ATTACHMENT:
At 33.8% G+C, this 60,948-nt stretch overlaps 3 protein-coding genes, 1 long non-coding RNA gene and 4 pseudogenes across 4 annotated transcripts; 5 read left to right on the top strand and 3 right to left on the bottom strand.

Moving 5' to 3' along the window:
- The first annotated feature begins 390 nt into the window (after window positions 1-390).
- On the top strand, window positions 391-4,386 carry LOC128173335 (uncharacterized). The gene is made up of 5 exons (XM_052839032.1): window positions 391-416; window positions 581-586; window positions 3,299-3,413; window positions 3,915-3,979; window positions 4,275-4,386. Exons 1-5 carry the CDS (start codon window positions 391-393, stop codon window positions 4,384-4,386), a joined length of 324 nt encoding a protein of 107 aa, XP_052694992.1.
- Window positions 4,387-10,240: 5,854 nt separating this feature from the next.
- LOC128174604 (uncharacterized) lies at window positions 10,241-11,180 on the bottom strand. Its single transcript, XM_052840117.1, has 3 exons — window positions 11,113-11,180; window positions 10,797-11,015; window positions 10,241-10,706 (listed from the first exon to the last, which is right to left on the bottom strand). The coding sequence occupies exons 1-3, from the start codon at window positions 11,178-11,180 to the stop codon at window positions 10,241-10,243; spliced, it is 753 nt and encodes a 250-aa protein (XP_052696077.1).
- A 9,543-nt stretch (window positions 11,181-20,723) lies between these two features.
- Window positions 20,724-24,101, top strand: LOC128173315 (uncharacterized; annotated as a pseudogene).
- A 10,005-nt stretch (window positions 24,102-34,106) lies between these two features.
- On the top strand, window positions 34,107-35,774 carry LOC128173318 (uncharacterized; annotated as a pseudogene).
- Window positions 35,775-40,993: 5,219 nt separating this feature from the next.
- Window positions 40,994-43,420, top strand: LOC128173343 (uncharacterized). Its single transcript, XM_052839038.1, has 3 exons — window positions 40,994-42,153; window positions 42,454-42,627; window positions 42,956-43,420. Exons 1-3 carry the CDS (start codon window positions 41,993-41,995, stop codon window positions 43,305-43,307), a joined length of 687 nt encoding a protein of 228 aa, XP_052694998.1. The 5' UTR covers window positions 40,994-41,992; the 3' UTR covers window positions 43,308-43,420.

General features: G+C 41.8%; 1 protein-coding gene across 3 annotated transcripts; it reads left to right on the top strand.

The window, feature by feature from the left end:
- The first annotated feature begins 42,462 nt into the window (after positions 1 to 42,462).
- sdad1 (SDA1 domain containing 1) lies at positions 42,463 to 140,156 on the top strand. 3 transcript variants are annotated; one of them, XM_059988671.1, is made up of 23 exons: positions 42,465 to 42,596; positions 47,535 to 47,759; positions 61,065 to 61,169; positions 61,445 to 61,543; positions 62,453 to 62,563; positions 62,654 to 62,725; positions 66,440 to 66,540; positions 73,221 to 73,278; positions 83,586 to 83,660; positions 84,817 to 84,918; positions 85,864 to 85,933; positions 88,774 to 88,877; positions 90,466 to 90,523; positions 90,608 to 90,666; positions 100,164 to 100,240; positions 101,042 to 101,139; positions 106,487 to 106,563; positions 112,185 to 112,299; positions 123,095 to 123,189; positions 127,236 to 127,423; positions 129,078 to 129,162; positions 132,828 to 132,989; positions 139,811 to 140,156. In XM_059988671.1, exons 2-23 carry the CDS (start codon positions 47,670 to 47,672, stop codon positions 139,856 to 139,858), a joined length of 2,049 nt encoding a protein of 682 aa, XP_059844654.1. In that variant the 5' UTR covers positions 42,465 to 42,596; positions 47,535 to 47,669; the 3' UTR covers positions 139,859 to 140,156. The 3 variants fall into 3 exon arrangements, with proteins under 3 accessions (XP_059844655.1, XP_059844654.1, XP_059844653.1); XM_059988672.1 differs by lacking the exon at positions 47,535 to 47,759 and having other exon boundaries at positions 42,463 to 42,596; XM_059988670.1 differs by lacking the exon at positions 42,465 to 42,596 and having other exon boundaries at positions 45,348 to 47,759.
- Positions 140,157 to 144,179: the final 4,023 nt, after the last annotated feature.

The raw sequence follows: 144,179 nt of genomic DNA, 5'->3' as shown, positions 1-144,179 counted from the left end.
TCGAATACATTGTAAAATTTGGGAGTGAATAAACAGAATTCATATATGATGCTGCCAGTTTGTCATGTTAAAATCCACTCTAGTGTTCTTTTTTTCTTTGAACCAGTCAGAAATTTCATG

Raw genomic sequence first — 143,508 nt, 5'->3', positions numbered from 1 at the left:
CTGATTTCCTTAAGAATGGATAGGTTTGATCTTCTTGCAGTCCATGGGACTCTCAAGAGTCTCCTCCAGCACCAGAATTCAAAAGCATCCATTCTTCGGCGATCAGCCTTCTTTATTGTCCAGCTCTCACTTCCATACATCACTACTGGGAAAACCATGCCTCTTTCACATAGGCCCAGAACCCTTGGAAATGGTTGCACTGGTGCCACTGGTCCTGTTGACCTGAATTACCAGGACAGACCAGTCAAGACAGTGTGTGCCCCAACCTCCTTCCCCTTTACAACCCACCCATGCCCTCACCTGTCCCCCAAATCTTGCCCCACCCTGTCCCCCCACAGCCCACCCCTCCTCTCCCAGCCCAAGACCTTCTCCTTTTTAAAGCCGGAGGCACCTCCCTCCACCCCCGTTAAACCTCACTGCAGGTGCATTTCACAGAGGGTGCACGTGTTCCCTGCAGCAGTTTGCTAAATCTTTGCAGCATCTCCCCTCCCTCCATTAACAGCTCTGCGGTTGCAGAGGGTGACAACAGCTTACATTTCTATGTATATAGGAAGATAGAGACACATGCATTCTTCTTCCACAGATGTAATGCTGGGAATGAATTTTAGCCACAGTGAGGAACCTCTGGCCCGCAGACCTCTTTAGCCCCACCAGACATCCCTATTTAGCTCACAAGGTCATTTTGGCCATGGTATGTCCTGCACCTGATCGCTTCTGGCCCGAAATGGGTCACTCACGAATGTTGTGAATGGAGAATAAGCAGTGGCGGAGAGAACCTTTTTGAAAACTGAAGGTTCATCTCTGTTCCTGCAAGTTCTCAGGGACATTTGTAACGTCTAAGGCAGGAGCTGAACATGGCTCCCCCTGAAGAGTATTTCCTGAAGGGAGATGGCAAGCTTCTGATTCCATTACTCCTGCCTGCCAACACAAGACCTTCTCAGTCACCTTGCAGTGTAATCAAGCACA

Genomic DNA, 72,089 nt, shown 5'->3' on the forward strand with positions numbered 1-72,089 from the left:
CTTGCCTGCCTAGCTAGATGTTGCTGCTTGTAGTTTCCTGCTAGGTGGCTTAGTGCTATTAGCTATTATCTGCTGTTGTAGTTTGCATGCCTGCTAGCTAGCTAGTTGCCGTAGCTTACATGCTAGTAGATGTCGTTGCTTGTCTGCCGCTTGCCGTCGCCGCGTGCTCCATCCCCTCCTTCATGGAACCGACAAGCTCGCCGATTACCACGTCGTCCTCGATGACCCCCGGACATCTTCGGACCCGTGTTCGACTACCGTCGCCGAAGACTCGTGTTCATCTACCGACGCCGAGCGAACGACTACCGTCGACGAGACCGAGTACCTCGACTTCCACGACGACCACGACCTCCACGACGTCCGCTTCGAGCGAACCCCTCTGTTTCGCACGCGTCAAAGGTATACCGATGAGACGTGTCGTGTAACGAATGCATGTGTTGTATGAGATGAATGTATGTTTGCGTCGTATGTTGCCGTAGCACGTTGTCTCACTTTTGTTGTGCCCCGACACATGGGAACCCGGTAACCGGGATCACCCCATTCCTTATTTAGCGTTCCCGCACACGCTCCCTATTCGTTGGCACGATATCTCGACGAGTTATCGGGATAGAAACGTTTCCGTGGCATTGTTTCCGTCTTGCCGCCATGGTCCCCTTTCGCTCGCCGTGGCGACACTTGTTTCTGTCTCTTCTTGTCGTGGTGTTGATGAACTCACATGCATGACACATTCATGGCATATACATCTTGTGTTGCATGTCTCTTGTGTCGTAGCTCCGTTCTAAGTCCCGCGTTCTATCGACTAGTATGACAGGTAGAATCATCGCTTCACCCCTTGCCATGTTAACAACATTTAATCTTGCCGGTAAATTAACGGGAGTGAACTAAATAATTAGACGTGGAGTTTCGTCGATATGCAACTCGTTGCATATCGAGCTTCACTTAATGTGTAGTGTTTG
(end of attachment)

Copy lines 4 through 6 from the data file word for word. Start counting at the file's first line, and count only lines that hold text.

- On the top strand, window positions 391-4,386 carry LOC128173335 (uncharacterized). The gene is made up of 5 exons (XM_052839032.1): window positions 391-416; window positions 581-586; window positions 3,299-3,413; window positions 3,915-3,979; window positions 4,275-4,386. Exons 1-5 carry the CDS (start codon window positions 391-393, stop codon window positions 4,384-4,386), a joined length of 324 nt encoding a protein of 107 aa, XP_052694992.1.
- Window positions 4,387-10,240: 5,854 nt separating this feature from the next.
- LOC128174604 (uncharacterized) lies at window positions 10,241-11,180 on the bottom strand. Its single transcript, XM_052840117.1, has 3 exons — window positions 11,113-11,180; window positions 10,797-11,015; window positions 10,241-10,706 (listed from the first exon to the last, which is right to left on the bottom strand). The coding sequence occupies exons 1-3, from the start codon at window positions 11,178-11,180 to the stop codon at window positions 10,241-10,243; spliced, it is 753 nt and encodes a 250-aa protein (XP_052696077.1).